#NationalDanceDay: Anna Pavlova

Headline Date 03-07-2018

National Dance Day on July 28th is rapidly pirouetting towards us, so it’s fitting to commemorate Anna Pavlova, one of the most famous dancers of all time, whose gilded statue – in arabesque stance – graces Victoria Palace Theatre.

The current statue, built in 2006 when Hary Franchetti was commissioned to reconstruct it, is a replica of the original commissioned in 1912 by Alfred Butt, producer of many of Anna Pavlova’s performances. Although the original statue was lost during the Second World War when it was removed to prevent damage during air raids, it was only replaced decades later. But when the statue was first revealed, Anna Pavlova refused to open the ceremony. She so disliked the effigy that she would even close the curtains of her car when driving past.

Anna Pavlova was a Russian prima ballerina of the late 19th and early 20th centuries, whose tutu was the inspiration for the eponymous dessert. The first ballerina to tour ballet around the globe, she gained fame for her role in Mikhail Fokine’s The Dying Swan, which she performed over 4,000 times and helped choreograph.

Captivated by the art of ballet from a young age, Anna Pavlova auditioned for the Imperial Ballet School when she was just 9 years old. After being rejected on account of her pallid complexion, she auditioned again at the age of 10 and was accepted. However, Anna was not naturally suited to the physical demands of ballet. Cursed with severely arched feet, thin ankles, and long limbs, she was teased by her classmates with malicious nicknames, such as ‘The Broom’ and La petite sauvage (The little savage). Despite these hardships, Pavlova trained relentlessly to improve her technique, eventually breaking her way into Ekaterina Vazem’s classe de perfection in 1898, and graduating as a coryphée the following year.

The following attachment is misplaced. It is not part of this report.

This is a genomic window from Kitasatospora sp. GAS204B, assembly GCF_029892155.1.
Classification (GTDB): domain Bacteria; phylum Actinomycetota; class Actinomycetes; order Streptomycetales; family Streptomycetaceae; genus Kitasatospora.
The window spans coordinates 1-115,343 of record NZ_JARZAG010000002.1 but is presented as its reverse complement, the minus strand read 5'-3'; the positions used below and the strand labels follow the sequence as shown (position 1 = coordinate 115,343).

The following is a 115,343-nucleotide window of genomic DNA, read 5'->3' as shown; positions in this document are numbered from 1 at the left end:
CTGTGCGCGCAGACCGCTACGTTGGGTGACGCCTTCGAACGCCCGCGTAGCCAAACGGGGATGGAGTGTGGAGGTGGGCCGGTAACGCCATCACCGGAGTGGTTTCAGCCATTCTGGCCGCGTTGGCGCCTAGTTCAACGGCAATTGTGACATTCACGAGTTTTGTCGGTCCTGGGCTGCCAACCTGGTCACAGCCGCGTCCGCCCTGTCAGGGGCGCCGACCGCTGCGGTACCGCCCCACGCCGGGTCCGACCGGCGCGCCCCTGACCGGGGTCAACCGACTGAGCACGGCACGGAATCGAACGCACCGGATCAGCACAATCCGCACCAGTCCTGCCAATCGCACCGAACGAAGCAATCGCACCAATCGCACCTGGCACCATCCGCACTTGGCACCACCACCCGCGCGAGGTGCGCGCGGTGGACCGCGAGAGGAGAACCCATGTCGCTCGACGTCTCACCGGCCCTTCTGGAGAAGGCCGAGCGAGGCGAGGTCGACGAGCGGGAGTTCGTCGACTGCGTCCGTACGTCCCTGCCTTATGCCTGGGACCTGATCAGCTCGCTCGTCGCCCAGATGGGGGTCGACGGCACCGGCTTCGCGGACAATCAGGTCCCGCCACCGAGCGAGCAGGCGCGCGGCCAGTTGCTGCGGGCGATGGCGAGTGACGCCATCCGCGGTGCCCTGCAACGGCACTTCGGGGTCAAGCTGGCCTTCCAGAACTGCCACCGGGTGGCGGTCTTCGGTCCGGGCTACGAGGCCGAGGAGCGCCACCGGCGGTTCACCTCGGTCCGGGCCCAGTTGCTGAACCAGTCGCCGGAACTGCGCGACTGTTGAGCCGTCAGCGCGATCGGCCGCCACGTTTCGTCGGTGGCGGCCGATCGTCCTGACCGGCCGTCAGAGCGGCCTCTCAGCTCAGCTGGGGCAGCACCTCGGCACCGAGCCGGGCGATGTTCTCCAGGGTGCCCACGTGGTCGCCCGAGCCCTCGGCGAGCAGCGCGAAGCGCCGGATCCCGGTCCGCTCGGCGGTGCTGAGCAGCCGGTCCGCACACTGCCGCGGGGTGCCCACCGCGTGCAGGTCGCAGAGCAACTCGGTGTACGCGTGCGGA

Pavlova swiftly gained critical acclaim, rising from the rank of danseuse in 1902 to prima ballerina in 1906, yet she never managed to escape her physical ‘imperfections’. Instead she danced in such a way that played to her strengths, setting aside the more rigid, technical styles of her contemporaries in favour of a style more suited to her weaker ankles and longer limbs. This delicate technique gained the affection of audiences (allowing her to upstage fellow ballerina Mathilde Kschessinska), captivated by the frailty and fragility of her performance.

Following her world tour a few years later, Anna Pavlova chose Golders Green, London, as her permanent place of residence. However, she continued to travel the world performing ballet. She passed away in 1931 and was cremated, her ashes now residing in the Golders Green crematorium. Ever the performer, wholly committed to her art, Anna declared, “If I can’t dance then I’d rather be dead”, and her last words, proudly and bravely uttered while rising from her deathbed, were “Get my swan suit ready”

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